while (_unconnectedNodes.Count > 0)
        {
            var node = _unconnectedNodes[0];
            var closeTreeNode = ClosestTo(node, _root);
            closeTreeNode.Node.ConnectedNodes.Add(node);    
            _log.Write("Adding edge between  and  to connect components", closeTreeNode.Node.name, node.name);
            Build(closeTreeNode, null);
        }

        _log.Write("Spanning tree");
        Print(_root);
    }

    private void Build(SpanningTreeNode treeNode, SpanningTreeNode parentTreeNode)
    {
        foreach (var connection in treeNode.Node.ConnectedNodes)
        {
            if (treeNode.UnusedConnections.Contains(connection.name))
            {
                 // already noted on a previous Build call
            }
            else if (Contains(connection.name))
            {
                // Connection in question is stored elsewhere in our tree. If it's not the parent, note this.
                if (parentTreeNode != null && parentTreeNode.Node != connection)
                
                    
                     
            }
            else
            {
                var child = new SpanningTreeNode(connection);
                _unconnectedNodes.Remove(connection);
                treeNode.Children.Add(child);
                Build(child, treeNode);
            }
        }
    }

    private SpanningTreeNode ClosestTo(Node node, SpanningTreeNode treeNode)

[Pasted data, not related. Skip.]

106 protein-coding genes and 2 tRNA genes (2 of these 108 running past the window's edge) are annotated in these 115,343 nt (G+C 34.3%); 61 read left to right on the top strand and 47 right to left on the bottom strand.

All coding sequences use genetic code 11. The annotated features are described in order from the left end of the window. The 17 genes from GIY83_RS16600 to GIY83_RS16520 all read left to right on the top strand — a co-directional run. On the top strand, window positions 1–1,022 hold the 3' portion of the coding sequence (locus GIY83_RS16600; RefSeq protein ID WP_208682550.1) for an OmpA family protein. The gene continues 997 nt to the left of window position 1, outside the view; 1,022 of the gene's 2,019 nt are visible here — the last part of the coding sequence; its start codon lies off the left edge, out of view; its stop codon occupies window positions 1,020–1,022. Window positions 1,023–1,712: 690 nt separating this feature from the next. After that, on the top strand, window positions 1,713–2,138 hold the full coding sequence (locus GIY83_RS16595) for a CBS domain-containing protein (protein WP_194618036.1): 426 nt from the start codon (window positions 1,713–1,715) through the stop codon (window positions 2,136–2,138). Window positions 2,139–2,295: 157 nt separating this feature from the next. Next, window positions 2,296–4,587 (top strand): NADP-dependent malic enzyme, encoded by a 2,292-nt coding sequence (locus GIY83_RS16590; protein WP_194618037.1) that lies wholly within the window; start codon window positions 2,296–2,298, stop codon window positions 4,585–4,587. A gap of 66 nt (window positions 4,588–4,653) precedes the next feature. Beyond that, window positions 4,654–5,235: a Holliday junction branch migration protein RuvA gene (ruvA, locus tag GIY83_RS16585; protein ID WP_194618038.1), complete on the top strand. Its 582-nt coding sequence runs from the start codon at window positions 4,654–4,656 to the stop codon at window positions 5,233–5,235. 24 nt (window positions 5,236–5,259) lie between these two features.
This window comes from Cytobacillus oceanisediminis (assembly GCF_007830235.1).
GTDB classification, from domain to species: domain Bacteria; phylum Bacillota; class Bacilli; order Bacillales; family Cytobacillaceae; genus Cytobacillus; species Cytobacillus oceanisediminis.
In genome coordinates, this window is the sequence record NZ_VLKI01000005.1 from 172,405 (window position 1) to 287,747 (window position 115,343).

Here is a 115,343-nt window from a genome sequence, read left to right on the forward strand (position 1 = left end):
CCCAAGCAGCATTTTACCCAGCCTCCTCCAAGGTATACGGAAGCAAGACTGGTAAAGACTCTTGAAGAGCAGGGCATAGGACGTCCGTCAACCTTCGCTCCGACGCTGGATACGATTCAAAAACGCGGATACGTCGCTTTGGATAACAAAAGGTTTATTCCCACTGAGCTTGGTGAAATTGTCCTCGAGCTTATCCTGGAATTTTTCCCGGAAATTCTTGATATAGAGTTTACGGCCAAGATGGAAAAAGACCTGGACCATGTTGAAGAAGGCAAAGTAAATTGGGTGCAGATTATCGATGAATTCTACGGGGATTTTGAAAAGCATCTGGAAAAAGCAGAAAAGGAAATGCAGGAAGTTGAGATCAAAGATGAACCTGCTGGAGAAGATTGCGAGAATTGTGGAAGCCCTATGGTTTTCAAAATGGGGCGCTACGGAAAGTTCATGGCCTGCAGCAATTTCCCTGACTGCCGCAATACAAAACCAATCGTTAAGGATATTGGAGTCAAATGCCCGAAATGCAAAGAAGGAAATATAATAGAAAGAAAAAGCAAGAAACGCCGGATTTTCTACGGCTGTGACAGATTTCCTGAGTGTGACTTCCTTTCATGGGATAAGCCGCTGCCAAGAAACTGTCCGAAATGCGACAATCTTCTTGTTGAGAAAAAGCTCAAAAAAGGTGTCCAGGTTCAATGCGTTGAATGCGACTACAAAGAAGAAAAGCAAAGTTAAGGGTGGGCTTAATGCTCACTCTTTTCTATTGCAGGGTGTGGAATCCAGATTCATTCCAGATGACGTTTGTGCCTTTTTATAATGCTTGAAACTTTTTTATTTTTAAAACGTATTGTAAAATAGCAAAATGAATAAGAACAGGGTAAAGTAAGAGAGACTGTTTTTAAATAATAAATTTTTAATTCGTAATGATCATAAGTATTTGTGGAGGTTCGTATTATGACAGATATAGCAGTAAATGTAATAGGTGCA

{
        SpanningTreeNode closest = treeNode;
        float distance = Vector3.Distance(treeNode.Node.transform.position, node.transform.position);

        foreach (var child in treeNode.Children)
        {
            var closestChild = ClosestTo(node, child);
            float childDistance = Vector3.Distance(closestChild.Node.transform.position, node.transform.position);
            if (childDistance < distance)
            {
                closest = closestChild;
                distance = childDistance;
            }
        }
        return closest;
    }

    private void Print(SpanningTreeNode treeNode)
    {
        _log.Write("Node  w/ children , unused connections to ",
                treeNode.Node.name,
                treeNode.Children.Count > 0 ? treeNode.Children.Select(c => c.Node.name).Aggregate((x, y) => x + ", " + y) : "NONE",
                treeNode.UnusedConnections.Count > 0 ? treeNode.UnusedConnections.Aggregate((x, y) => x + ", " + y) : "NONE");